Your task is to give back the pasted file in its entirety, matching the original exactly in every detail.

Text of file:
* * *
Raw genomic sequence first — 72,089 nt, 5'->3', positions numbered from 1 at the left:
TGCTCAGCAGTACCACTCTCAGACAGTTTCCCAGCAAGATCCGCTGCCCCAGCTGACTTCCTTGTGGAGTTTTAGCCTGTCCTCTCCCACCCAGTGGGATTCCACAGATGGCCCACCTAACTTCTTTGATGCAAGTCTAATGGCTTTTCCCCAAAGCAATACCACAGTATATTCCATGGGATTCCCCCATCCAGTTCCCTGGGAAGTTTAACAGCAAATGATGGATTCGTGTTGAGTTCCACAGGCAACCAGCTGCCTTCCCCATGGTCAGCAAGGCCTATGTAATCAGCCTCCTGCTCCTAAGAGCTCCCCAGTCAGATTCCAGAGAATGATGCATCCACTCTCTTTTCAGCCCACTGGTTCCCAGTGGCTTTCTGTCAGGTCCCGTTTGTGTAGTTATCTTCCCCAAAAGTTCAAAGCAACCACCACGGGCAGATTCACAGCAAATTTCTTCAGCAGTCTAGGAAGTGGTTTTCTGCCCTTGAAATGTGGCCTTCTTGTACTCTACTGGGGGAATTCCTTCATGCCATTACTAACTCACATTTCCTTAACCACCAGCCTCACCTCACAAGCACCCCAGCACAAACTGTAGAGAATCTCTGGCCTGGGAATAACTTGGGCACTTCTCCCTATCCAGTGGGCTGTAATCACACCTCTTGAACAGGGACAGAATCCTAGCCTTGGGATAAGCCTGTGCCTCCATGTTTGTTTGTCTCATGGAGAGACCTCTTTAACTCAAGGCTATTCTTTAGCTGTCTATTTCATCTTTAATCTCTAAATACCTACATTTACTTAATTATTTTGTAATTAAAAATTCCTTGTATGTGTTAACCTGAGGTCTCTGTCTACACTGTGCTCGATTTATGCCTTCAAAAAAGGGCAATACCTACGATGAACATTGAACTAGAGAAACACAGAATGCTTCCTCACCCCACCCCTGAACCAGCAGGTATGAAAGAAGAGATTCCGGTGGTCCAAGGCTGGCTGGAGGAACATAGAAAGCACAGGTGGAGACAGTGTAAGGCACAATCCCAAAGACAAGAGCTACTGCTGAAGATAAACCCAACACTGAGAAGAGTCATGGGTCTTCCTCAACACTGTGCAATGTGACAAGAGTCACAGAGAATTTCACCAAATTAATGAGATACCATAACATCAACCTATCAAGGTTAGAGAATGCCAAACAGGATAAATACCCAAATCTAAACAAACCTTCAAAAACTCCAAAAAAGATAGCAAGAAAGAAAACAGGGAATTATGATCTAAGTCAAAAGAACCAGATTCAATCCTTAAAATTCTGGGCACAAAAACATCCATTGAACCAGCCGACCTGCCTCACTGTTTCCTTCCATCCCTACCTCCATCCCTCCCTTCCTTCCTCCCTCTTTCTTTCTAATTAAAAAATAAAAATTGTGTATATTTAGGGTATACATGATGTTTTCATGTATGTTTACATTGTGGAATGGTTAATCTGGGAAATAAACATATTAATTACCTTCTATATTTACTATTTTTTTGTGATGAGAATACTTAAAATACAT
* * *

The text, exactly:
Raw genomic sequence first — 72,089 nt, 5'->3', positions numbered from 1 at the left:
TGCTCAGCAGTACCACTCTCAGACAGTTTCCCAGCAAGATCCGCTGCCCCAGCTGACTTCCTTGTGGAGTTTTAGCCTGTCCTCTCCCACCCAGTGGGATTCCACAGATGGCCCACCTAACTTCTTTGATGCAAGTCTAATGGCTTTTCCCCAAAGCAATACCACAGTATATTCCATGGGATTCCCCCATCCAGTTCCCTGGGAAGTTTAACAGCAAATGATGGATTCGTGTTGAGTTCCACAGGCAACCAGCTGCCTTCCCCATGGTCAGCAAGGCCTATGTAATCAGCCTCCTGCTCCTAAGAGCTCCCCAGTCAGATTCCAGAGAATGATGCATCCACTCTCTTTTCAGCCCACTGGTTCCCAGTGGCTTTCTGTCAGGTCCCGTTTGTGTAGTTATCTTCCCCAAAAGTTCAAAGCAACCACCACGGGCAGATTCACAGCAAATTTCTTCAGCAGTCTAGGAAGTGGTTTTCTGCCCTTGAAATGTGGCCTTCTTGTACTCTACTGGGGGAATTCCTTCATGCCATTACTAACTCACATTTCCTTAACCACCAGCCTCACCTCACAAGCACCCCAGCACAAACTGTAGAGAATCTCTGGCCTGGGAATAACTTGGGCACTTCTCCCTATCCAGTGGGCTGTAATCACACCTCTTGAACAGGGACAGAATCCTAGCCTTGGGATAAGCCTGTGCCTCCATGTTTGTTTGTCTCATGGAGAGACCTCTTTAACTCAAGGCTATTCTTTAGCTGTCTATTTCATCTTTAATCTCTAAATACCTACATTTACTTAATTATTTTGTAATTAAAAATTCCTTGTATGTGTTAACCTGAGGTCTCTGTCTACACTGTGCTCGATTTATGCCTTCAAAAAAGGGCAATACCTACGATGAACATTGAACTAGAGAAACACAGAATGCTTCCTCACCCCACCCCTGAACCAGCAGGTATGAAAGAAGAGATTCCGGTGGTCCAAGGCTGGCTGGAGGAACATAGAAAGCACAGGTGGAGACAGTGTAAGGCACAATCCCAAAGACAAGAGCTACTGCTGAAGATAAACCCAACACTGAGAAGAGTCATGGGTCTTCCTCAACACTGTGCAATGTGACAAGAGTCACAGAGAATTTCACCAAATTAATGAGATACCATAACATCAACCTATCAAGGTTAGAGAATGCCAAACAGGATAAATACCCAAATCTAAACAAACCTTCAAAAACTCCAAAAAAGATAGCAAGAAAGAAAACAGGGAATTATGATCTAAGTCAAAAGAACCAGATTCAATCCTTAAAATTCTGGGCACAAAAACATCCATTGAACCAGCCGACCTGCCTCACTGTTTCCTTCCATCCCTACCTCCATCCCTCCCTTCCTTCCTCCCTCTTTCTTTCTAATTAAAAAATAAAAATTGTGTATATTTAGGGTATACATGATGTTTTCATGTATGTTTACATTGTGGAATGGTTAATCTGGGAAATAAACATATTAATTACCTTCTATATTTACTATTTTTTTGTGATGAGAATACTTAAAATACAT